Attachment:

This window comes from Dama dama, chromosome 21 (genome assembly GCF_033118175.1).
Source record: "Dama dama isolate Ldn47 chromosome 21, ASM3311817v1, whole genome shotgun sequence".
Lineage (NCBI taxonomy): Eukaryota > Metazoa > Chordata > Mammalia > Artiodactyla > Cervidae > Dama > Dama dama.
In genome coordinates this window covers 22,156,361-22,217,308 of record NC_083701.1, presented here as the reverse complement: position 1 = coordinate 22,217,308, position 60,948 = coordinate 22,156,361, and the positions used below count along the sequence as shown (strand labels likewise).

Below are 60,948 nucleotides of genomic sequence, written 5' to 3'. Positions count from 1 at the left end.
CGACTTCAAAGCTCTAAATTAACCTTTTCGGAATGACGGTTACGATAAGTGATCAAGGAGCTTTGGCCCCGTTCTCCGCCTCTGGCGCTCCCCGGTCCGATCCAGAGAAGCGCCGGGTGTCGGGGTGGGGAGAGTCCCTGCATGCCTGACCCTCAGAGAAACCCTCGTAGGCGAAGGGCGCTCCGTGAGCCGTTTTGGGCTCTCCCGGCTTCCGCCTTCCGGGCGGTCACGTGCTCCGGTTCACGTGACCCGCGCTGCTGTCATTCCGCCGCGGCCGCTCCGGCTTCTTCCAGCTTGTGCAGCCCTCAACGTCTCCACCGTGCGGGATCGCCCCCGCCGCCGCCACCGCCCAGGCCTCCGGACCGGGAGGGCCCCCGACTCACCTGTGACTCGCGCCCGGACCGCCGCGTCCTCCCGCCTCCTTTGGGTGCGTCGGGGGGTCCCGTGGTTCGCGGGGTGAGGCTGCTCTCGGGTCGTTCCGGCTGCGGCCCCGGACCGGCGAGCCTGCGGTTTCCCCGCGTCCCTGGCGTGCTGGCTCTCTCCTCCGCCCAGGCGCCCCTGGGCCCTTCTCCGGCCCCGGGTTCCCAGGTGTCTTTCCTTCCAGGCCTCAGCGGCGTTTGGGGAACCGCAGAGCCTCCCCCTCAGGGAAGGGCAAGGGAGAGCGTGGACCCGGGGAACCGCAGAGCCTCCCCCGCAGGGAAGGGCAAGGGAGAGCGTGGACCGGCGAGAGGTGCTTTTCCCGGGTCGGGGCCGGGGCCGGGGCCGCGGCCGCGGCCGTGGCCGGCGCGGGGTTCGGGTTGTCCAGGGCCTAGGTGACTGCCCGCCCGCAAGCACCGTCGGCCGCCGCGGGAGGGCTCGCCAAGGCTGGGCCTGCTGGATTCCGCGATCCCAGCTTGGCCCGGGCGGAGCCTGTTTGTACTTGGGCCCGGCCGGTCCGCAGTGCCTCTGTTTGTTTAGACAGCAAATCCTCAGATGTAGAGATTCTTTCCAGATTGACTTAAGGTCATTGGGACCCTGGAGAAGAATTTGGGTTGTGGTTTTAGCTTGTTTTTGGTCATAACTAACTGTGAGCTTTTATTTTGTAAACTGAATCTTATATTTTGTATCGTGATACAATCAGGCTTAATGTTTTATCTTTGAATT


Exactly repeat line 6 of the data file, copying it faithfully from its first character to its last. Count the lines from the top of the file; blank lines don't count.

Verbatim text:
CGACTTCAAAGCTCTAAATTAACCTTTTCGGAATGACGGTTACGATAAGTGATCAAGGAGCTTTGGCCCCGTTCTCCGCCTCTGGCGCTCCCCGGTCCGATCCAGAGAAGCGCCGGGTGTCGGGGTGGGGAGAGTCCCTGCATGCCTGACCCTCAGAGAAACCCTCGTAGGCGAAGGGCGCTCCGTGAGCCGTTTTGGGCTCTCCCGGCTTCCGCCTTCCGGGCGGTCACGTGCTCCGGTTCACGTGACCCGCGCTGCTGTCATTCCGCCGCGGCCGCTCCGGCTTCTTCCAGCTTGTGCAGCCCTCAACGTCTCCACCGTGCGGGATCGCCCCCGCCGCCGCCACCGCCCAGGCCTCCGGACCGGGAGGGCCCCCGACTCACCTGTGACTCGCGCCCGGACCGCCGCGTCCTCCCGCCTCCTTTGGGTGCGTCGGGGGGTCCCGTGGTTCGCGGGGTGAGGCTGCTCTCGGGTCGTTCCGGCTGCGGCCCCGGACCGGCGAGCCTGCGGTTTCCCCGCGTCCCTGGCGTGCTGGCTCTCTCCTCCGCCCAGGCGCCCCTGGGCCCTTCTCCGGCCCCGGGTTCCCAGGTGTCTTTCCTTCCAGGCCTCAGCGGCGTTTGGGGAACCGCAGAGCCTCCCCCTCAGGGAAGGGCAAGGGAGAGCGTGGACCCGGGGAACCGCAGAGCCTCCCCCGCAGGGAAGGGCAAGGGAGAGCGTGGACCGGCGAGAGGTGCTTTTCCCGGGTCGGGGCCGGGGCCGGGGCCGCGGCCGCGGCCGTGGCCGGCGCGGGGTTCGGGTTGTCCAGGGCCTAGGTGACTGCCCGCCCGCAAGCACCGTCGGCCGCCGCGGGAGGGCTCGCCAAGGCTGGGCCTGCTGGATTCCGCGATCCCAGCTTGGCCCGGGCGGAGCCTGTTTGTACTTGGGCCCGGCCGGTCCGCAGTGCCTCTGTTTGTTTAGACAGCAAATCCTCAGATGTAGAGATTCTTTCCAGATTGACTTAAGGTCATTGGGACCCTGGAGAAGAATTTGGGTTGTGGTTTTAGCTTGTTTTTGGTCATAACTAACTGTGAGCTTTTATTTTGTAAACTGAATCTTATATTTTGTATCGTGATACAATCAGGCTTAATGTTTTATCTTTGAATT